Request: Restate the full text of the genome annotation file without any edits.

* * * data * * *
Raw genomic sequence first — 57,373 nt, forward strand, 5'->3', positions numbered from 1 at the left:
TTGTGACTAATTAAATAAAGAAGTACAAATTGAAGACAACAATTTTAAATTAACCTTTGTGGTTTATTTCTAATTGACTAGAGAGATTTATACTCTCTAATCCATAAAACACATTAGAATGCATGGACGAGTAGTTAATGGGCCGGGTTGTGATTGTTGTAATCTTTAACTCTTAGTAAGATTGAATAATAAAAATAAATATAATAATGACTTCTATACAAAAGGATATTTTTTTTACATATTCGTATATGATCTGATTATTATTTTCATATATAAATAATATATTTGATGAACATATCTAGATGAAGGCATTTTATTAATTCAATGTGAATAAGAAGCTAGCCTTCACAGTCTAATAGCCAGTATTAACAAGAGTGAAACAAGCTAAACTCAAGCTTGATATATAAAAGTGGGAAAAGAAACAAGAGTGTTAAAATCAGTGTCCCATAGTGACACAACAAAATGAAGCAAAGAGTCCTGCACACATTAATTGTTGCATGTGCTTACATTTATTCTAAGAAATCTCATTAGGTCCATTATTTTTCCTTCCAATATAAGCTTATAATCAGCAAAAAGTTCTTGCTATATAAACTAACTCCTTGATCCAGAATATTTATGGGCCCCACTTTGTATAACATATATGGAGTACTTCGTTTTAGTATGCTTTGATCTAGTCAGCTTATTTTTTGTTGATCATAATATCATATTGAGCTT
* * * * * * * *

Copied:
Raw genomic sequence first — 57,373 nt, forward strand, 5'->3', positions numbered from 1 at the left:
TTGTGACTAATTAAATAAAGAAGTACAAATTGAAGACAACAATTTTAAATTAACCTTTGTGGTTTATTTCTAATTGACTAGAGAGATTTATACTCTCTAATCCATAAAACACATTAGAATGCATGGACGAGTAGTTAATGGGCCGGGTTGTGATTGTTGTAATCTTTAACTCTTAGTAAGATTGAATAATAAAAATAAATATAATAATGACTTCTATACAAAAGGATATTTTTTTTACATATTCGTATATGATCTGATTATTATTTTCATATATAAATAATATATTTGATGAACATATCTAGATGAAGGCATTTTATTAATTCAATGTGAATAAGAAGCTAGCCTTCACAGTCTAATAGCCAGTATTAACAAGAGTGAAACAAGCTAAACTCAAGCTTGATATATAAAAGTGGGAAAAGAAACAAGAGTGTTAAAATCAGTGTCCCATAGTGACACAACAAAATGAAGCAAAGAGTCCTGCACACATTAATTGTTGCATGTGCTTACATTTATTCTAAGAAATCTCATTAGGTCCATTATTTTTCCTTCCAATATAAGCTTATAATCAGCAAAAAGTTCTTGCTATATAAACTAACTCCTTGATCCAGAATATTTATGGGCCCCACTTTGTATAACATATATGGAGTACTTCGTTTTAGTATGCTTTGATCTAGTCAGCTTATTTTTTGTTGATCATAATATCATATTGAGCTT